Parents and families have more educational options today than ever before. And sometimes all those choices mean your homeschool family might decide to switch schools midstream—from home education to a private school or even to public school.
That’s the decision Melanie Wilson and her husband made when their 15-year-old son said he wanted to go to a public high school. It’s also the decision thousands of other homeschool families make at some point during their children’s school years.
That transition can be hugely intimidating, and that’s why we’re addressing it in today’s blog post. If you’ve thought about making the change to a public school, this post is perfect for you. But even if you plan to homeschool all the way through, don’t tune out the tips below! You never know when life circumstances will dictate a change. Let’s dive right in!
1. Keep detailed records
All homeschoolers should keep detailed records, even if you never plan to put your kids into a traditional school setting. Some states require that homeschooling parents keep an attendance log and maintain certain hours of school each day. Others are more lenient. But regardless of what your state requires, it’s best to maintain records of attendance, curriculum used for each year of school, grades earned, and any exam scores.
Being able to provide this information to the public school could make the difference between your child being placed into the grade level they should be or having to repeat a year or two of school.
2. Prepare for a classroom setting
Give your child experience taking notes and taking a variety of types of tests. The typical homeschool student usually doesn’t need to take a lot of notes, but it’s a valuable skill to teach your child once they are capable of reading and writing. If they end up in public school, you’ll both be glad you took the time to train in note taking!
The same goes for teaching your child how to take tests. You may want to make sure at least one curriculum you use in your homeschooling has a testing component to give your child some experience in being tested and understanding how to take tests. HSLDA has an excellent article on their website about teaching your child to take tests.
You may also want to have your child take a yearly standardized test such as the Stanford Achievement Test. Many private schools open up testing spots to homeschoolers. You also have the option to do the testing at home if you wish. One option is to sign up with a service such as Homeschool Testing Services.
3. Get the timing right
Some grade levels are better than others for enrolling your child into public school. I homeschooled my oldest daughter from 2nd through 8th grade and then decided to let her try public high school. It was quite easy to put her into 9th grade because we were not claiming that she had earned any credits. This put her on the same footing as all the other incoming freshman.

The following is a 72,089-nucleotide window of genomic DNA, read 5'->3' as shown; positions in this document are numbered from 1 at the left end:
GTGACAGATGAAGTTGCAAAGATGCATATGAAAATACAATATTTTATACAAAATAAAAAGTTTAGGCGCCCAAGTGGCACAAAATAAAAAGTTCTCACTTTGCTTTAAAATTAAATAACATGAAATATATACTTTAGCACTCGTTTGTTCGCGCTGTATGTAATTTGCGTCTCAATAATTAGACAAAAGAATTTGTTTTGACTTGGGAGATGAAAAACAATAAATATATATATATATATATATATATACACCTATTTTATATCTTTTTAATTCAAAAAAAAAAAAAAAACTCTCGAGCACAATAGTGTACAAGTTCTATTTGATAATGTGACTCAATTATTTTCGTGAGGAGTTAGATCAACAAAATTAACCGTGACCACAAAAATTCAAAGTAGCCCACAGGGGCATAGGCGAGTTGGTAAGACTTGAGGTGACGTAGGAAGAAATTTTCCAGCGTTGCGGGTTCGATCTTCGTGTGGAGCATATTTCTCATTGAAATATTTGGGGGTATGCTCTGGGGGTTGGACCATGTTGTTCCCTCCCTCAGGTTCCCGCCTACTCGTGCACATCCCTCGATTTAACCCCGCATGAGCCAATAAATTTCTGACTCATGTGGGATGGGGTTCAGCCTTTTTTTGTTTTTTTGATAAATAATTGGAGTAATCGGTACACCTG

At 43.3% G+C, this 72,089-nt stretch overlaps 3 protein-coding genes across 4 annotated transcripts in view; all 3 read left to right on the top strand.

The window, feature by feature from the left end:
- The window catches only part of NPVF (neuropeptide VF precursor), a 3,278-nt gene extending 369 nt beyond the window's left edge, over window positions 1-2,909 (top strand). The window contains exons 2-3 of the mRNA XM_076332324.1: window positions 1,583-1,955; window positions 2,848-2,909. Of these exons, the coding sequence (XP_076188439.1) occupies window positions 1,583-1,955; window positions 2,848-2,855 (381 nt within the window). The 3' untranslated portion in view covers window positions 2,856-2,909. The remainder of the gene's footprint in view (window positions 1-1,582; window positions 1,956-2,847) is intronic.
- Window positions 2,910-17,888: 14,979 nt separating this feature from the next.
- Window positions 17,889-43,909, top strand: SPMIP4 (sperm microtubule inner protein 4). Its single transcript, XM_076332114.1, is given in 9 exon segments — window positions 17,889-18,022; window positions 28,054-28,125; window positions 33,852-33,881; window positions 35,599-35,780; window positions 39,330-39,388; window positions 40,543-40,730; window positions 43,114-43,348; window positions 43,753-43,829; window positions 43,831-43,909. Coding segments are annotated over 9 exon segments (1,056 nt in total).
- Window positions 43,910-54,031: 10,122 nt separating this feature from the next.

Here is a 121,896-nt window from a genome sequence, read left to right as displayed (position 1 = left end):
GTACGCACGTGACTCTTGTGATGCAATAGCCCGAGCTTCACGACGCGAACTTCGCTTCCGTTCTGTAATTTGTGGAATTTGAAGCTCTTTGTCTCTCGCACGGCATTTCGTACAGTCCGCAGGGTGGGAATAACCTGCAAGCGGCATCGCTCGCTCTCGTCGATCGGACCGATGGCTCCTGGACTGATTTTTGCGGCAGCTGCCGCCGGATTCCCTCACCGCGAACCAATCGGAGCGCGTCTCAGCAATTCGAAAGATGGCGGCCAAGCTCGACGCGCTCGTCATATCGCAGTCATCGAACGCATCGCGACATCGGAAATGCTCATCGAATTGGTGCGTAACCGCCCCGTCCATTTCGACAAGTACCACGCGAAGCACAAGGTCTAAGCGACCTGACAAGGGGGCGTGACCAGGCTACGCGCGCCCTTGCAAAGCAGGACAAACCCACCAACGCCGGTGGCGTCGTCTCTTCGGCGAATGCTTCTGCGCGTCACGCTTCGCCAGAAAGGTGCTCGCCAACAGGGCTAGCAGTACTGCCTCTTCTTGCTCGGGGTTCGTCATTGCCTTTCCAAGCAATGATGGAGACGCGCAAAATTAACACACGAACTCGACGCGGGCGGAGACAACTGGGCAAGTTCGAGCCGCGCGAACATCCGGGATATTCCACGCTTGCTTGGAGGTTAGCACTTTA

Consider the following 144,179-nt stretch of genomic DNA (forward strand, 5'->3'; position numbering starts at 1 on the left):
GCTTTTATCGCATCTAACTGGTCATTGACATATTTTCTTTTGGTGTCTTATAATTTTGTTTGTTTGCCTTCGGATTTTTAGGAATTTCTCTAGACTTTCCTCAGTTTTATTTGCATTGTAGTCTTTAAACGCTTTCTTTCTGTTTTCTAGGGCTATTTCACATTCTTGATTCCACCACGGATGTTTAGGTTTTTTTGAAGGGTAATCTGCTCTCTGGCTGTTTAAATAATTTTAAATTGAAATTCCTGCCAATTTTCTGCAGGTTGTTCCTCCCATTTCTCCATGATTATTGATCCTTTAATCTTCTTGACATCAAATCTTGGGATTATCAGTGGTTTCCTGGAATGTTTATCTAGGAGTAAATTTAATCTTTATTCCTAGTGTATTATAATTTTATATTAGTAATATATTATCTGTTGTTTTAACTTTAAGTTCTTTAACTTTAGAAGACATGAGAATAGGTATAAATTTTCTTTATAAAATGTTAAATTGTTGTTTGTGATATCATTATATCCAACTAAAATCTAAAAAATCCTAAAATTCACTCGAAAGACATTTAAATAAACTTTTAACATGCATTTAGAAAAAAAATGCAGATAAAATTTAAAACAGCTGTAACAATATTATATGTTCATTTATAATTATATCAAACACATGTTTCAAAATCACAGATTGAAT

I have friends who enrolled 10th and 11th grade students from homeschooling to public school and it was not as smooth of an experience. Their children had to repeat courses already completed, which was frustrating to the parents and kids. Some schools will test students to place them, whether you’re enrolling in elementary or high school.
In Texas, where I homeschool, each school district makes their own decision on how to handle students who are coming from unaccredited schools. One way to get around this problem is to enroll your child in an accredited online school, so that if or when you enroll them in public school their previous work will be accepted.
4. Smooth the transition with an online public school
If you know for certain that you are going to enroll your child into public school, then you may wish to enroll in an online public school so that your child’s transition to public school is seamless. Be aware that online public schools are basically school at home, and expect the student to be in attendance for certain days and hours, to take standardized tests, and to adhere to other requirements that public schools have.
This is a good solution for many families who only plan to homeschool for just a year or two. An online public school is usually free, while an accredited online school has tuition.
5. Get wisdom from other parents
Talk to parents in your area who have put their homeschooled students into public school. They will be knowledgeable about the whole process and can advise you on what was helpful or what not to do. If nothing else, they’ll be able to be supportive and understanding of what you are going through.
Your family and friends who don’t homeschool may have a hard time understanding all the emotions and stress you and your child are under during this transition, so it’s important to surround yourself with like-minded folks.
Whether planned or unplanned, transitioning from homeschooling to public school can be an emotional journey for your whole family. Hopefully the tips we outlined will help you to navigate this transition as painlessly as possible.